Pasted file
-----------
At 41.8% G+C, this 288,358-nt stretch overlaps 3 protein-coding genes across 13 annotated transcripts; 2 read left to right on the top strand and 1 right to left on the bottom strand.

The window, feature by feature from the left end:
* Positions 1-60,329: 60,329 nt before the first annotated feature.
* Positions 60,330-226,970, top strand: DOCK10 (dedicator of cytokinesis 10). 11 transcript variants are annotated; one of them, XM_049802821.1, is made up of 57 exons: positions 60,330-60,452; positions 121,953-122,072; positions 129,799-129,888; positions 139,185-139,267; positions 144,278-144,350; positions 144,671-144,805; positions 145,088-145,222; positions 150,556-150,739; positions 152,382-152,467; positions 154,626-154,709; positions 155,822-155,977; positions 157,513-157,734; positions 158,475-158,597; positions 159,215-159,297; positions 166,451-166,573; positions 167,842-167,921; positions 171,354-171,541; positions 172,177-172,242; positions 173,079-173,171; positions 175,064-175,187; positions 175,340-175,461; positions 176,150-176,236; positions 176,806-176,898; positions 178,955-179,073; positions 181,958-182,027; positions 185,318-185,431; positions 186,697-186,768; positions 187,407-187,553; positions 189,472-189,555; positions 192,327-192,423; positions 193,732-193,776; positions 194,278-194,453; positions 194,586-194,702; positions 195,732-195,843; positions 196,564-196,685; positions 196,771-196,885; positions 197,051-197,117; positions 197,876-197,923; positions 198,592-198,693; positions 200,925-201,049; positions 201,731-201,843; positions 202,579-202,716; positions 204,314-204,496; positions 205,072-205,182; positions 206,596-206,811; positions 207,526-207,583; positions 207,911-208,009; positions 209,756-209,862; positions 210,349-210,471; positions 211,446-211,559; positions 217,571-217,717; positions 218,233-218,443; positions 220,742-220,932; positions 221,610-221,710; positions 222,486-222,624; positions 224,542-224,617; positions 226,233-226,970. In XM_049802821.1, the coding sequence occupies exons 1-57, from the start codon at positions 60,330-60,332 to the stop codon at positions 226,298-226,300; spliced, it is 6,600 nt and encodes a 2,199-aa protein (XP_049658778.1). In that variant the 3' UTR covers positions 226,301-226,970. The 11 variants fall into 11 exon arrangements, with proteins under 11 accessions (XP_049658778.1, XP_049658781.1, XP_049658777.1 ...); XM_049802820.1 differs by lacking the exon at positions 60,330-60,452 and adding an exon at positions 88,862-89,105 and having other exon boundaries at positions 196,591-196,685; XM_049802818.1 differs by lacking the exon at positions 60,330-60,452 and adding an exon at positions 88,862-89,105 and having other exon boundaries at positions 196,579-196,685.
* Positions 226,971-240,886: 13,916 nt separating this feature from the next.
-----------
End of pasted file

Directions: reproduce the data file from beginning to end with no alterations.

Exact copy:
At 41.8% G+C, this 288,358-nt stretch overlaps 3 protein-coding genes across 13 annotated transcripts; 2 read left to right on the top strand and 1 right to left on the bottom strand.

The window, feature by feature from the left end:
* Positions 1-60,329: 60,329 nt before the first annotated feature.
* Positions 60,330-226,970, top strand: DOCK10 (dedicator of cytokinesis 10). 11 transcript variants are annotated; one of them, XM_049802821.1, is made up of 57 exons: positions 60,330-60,452; positions 121,953-122,072; positions 129,799-129,888; positions 139,185-139,267; positions 144,278-144,350; positions 144,671-144,805; positions 145,088-145,222; positions 150,556-150,739; positions 152,382-152,467; positions 154,626-154,709; positions 155,822-155,977; positions 157,513-157,734; positions 158,475-158,597; positions 159,215-159,297; positions 166,451-166,573; positions 167,842-167,921; positions 171,354-171,541; positions 172,177-172,242; positions 173,079-173,171; positions 175,064-175,187; positions 175,340-175,461; positions 176,150-176,236; positions 176,806-176,898; positions 178,955-179,073; positions 181,958-182,027; positions 185,318-185,431; positions 186,697-186,768; positions 187,407-187,553; positions 189,472-189,555; positions 192,327-192,423; positions 193,732-193,776; positions 194,278-194,453; positions 194,586-194,702; positions 195,732-195,843; positions 196,564-196,685; positions 196,771-196,885; positions 197,051-197,117; positions 197,876-197,923; positions 198,592-198,693; positions 200,925-201,049; positions 201,731-201,843; positions 202,579-202,716; positions 204,314-204,496; positions 205,072-205,182; positions 206,596-206,811; positions 207,526-207,583; positions 207,911-208,009; positions 209,756-209,862; positions 210,349-210,471; positions 211,446-211,559; positions 217,571-217,717; positions 218,233-218,443; positions 220,742-220,932; positions 221,610-221,710; positions 222,486-222,624; positions 224,542-224,617; positions 226,233-226,970. In XM_049802821.1, the coding sequence occupies exons 1-57, from the start codon at positions 60,330-60,332 to the stop codon at positions 226,298-226,300; spliced, it is 6,600 nt and encodes a 2,199-aa protein (XP_049658778.1). In that variant the 3' UTR covers positions 226,301-226,970. The 11 variants fall into 11 exon arrangements, with proteins under 11 accessions (XP_049658778.1, XP_049658781.1, XP_049658777.1 ...); XM_049802820.1 differs by lacking the exon at positions 60,330-60,452 and adding an exon at positions 88,862-89,105 and having other exon boundaries at positions 196,591-196,685; XM_049802818.1 differs by lacking the exon at positions 60,330-60,452 and adding an exon at positions 88,862-89,105 and having other exon boundaries at positions 196,579-196,685.
* Positions 226,971-240,886: 13,916 nt separating this feature from the next.